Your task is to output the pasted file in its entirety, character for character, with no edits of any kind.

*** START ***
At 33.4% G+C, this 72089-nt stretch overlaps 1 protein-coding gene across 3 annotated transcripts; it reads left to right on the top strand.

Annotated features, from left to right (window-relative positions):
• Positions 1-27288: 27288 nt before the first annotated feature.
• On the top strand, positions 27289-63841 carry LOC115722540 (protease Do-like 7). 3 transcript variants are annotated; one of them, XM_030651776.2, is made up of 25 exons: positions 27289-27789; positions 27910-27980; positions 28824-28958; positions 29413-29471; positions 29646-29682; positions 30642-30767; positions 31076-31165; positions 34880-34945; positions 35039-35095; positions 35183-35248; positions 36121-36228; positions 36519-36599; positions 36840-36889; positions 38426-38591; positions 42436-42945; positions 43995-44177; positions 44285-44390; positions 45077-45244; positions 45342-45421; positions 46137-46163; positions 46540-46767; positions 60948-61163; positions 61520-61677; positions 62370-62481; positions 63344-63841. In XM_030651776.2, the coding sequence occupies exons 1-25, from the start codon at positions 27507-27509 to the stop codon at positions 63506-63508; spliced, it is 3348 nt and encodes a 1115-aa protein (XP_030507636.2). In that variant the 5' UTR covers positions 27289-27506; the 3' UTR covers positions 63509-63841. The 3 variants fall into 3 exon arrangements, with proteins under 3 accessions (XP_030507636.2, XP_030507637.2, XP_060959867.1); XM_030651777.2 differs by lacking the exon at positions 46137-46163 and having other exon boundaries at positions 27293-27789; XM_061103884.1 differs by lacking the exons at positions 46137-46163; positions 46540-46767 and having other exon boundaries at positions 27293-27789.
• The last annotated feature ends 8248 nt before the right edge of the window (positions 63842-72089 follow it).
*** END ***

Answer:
At 33.4% G+C, this 72089-nt stretch overlaps 1 protein-coding gene across 3 annotated transcripts; it reads left to right on the top strand.

Annotated features, from left to right (window-relative positions):
• Positions 1-27288: 27288 nt before the first annotated feature.
• On the top strand, positions 27289-63841 carry LOC115722540 (protease Do-like 7). 3 transcript variants are annotated; one of them, XM_030651776.2, is made up of 25 exons: positions 27289-27789; positions 27910-27980; positions 28824-28958; positions 29413-29471; positions 29646-29682; positions 30642-30767; positions 31076-31165; positions 34880-34945; positions 35039-35095; positions 35183-35248; positions 36121-36228; positions 36519-36599; positions 36840-36889; positions 38426-38591; positions 42436-42945; positions 43995-44177; positions 44285-44390; positions 45077-45244; positions 45342-45421; positions 46137-46163; positions 46540-46767; positions 60948-61163; positions 61520-61677; positions 62370-62481; positions 63344-63841. In XM_030651776.2, the coding sequence occupies exons 1-25, from the start codon at positions 27507-27509 to the stop codon at positions 63506-63508; spliced, it is 3348 nt and encodes a 1115-aa protein (XP_030507636.2). In that variant the 5' UTR covers positions 27289-27506; the 3' UTR covers positions 63509-63841. The 3 variants fall into 3 exon arrangements, with proteins under 3 accessions (XP_030507636.2, XP_030507637.2, XP_060959867.1); XM_030651777.2 differs by lacking the exon at positions 46137-46163 and having other exon boundaries at positions 27293-27789; XM_061103884.1 differs by lacking the exons at positions 46137-46163; positions 46540-46767 and having other exon boundaries at positions 27293-27789.
• The last annotated feature ends 8248 nt before the right edge of the window (positions 63842-72089 follow it).